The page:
12. Recapture of the Crater Again.” Anderson (SC) Intelligencer. August 9, 1905, p. 2 col. 1-3: “Our regiment, the Sixty-fourth Georgia, commanded by Captain Thomas J. Pritchett, was in front of the brigade, and had to file right up a ravine behind the works before we could form in line.  Here we lost our colonel, John W. Evans, who, while not on duty, would go into the battle with us.  He jumped up on the bank of the ditch and was waving his hat and cheering when he was shot and instantly killed.” ….”…when General Mahone, who commanded the division, called to Captain Pritchett.  I ran and told him General Mahone was calling him and as he turned and ran up General Mahone ordered him to take the regiment up to support his brigade.  Captain Pritchett rushed off, but ran a little too far to the right and jumped into the ditch, which was full of Yankees, and was captured, as was Lieutenant Morn, of Company G.”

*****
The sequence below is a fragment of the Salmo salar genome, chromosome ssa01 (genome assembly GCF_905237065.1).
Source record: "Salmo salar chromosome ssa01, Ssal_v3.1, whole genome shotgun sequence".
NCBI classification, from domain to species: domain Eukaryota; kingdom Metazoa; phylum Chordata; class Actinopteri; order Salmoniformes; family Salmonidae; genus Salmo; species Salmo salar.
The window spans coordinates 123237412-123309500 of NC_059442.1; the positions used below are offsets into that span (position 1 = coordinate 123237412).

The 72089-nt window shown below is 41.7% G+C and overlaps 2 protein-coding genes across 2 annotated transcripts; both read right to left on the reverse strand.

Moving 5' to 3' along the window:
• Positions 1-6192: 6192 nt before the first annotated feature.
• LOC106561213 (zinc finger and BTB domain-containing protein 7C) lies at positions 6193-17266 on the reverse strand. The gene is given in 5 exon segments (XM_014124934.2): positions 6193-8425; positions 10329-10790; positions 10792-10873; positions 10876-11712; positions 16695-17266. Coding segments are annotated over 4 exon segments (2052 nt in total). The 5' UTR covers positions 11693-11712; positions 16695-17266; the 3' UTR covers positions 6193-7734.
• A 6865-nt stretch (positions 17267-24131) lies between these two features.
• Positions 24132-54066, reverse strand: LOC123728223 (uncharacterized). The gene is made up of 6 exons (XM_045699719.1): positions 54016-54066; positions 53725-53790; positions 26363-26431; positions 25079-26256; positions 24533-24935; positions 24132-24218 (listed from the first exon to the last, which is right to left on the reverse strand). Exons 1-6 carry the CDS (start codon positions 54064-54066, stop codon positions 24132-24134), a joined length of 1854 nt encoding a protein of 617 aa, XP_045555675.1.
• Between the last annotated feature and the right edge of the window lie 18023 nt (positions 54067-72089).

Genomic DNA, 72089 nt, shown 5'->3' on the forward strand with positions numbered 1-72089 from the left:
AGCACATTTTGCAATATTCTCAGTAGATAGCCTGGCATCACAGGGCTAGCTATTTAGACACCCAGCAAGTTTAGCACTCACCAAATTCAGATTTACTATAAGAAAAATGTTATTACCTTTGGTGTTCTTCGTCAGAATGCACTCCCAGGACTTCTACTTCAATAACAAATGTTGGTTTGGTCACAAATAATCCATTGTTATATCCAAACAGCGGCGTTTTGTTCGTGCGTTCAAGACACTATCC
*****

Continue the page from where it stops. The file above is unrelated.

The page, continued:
13. The Confederate Order of Battle, Volume 1: The Army of Northern Virginia by F. Ray Sibley, Jr., page 130
    14. The Confederate Order of Battle, Volume 1: The Army of Northern Virginia by F. Ray Sibley, Jr., page 130
    15. Confederate Inspection Report 3-P-17: Wright’s Brigade, August 12, 1864Inspection Reports and Related Records Received By the Inspection Branch in the Confederate Adjutant and Inspector General’s Office. (National Archives Microfilm Publication M935, Roll 10: Inspection Reports P-12 – 39-P-24); War Department Collection of Confederate Records, Record Group 109; National Archives Building, Washington, D.C.